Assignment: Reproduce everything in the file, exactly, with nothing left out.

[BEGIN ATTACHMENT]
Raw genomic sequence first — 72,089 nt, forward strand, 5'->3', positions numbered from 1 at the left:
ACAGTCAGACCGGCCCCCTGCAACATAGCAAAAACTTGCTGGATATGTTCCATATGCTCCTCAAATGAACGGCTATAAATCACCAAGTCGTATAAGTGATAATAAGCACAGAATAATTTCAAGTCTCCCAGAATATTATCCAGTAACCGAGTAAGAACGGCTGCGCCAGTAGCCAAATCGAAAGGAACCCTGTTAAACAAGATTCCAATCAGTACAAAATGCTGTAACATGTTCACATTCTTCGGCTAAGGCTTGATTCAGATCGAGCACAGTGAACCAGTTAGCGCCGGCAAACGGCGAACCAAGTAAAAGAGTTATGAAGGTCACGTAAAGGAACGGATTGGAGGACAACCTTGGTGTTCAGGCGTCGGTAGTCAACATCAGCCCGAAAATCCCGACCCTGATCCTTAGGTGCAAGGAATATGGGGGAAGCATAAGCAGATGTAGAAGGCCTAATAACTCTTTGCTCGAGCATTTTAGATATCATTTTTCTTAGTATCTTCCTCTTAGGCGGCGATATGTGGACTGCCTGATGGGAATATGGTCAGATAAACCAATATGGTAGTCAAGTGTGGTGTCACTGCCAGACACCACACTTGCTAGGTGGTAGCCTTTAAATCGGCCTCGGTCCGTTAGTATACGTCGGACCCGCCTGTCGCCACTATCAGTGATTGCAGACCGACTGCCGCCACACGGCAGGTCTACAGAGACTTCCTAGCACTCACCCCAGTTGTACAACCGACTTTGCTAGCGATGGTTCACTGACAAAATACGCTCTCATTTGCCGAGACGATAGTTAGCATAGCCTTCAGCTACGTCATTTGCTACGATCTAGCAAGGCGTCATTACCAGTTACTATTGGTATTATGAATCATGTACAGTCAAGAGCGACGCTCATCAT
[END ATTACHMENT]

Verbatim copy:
Raw genomic sequence first — 72,089 nt, forward strand, 5'->3', positions numbered from 1 at the left:
ACAGTCAGACCGGCCCCCTGCAACATAGCAAAAACTTGCTGGATATGTTCCATATGCTCCTCAAATGAACGGCTATAAATCACCAAGTCGTATAAGTGATAATAAGCACAGAATAATTTCAAGTCTCCCAGAATATTATCCAGTAACCGAGTAAGAACGGCTGCGCCAGTAGCCAAATCGAAAGGAACCCTGTTAAACAAGATTCCAATCAGTACAAAATGCTGTAACATGTTCACATTCTTCGGCTAAGGCTTGATTCAGATCGAGCACAGTGAACCAGTTAGCGCCGGCAAACGGCGAACCAAGTAAAAGAGTTATGAAGGTCACGTAAAGGAACGGATTGGAGGACAACCTTGGTGTTCAGGCGTCGGTAGTCAACATCAGCCCGAAAATCCCGACCCTGATCCTTAGGTGCAAGGAATATGGGGGAAGCATAAGCAGATGTAGAAGGCCTAATAACTCTTTGCTCGAGCATTTTAGATATCATTTTTCTTAGTATCTTCCTCTTAGGCGGCGATATGTGGACTGCCTGATGGGAATATGGTCAGATAAACCAATATGGTAGTCAAGTGTGGTGTCACTGCCAGACACCACACTTGCTAGGTGGTAGCCTTTAAATCGGCCTCGGTCCGTTAGTATACGTCGGACCCGCCTGTCGCCACTATCAGTGATTGCAGACCGACTGCCGCCACACGGCAGGTCTACAGAGACTTCCTAGCACTCACCCCAGTTGTACAACCGACTTTGCTAGCGATGGTTCACTGACAAAATACGCTCTCATTTGCCGAGACGATAGTTAGCATAGCCTTCAGCTACGTCATTTGCTACGATCTAGCAAGGCGTCATTACCAGTTACTATTGGTATTATGAATCATGTACAGTCAAGAGCGACGCTCATCAT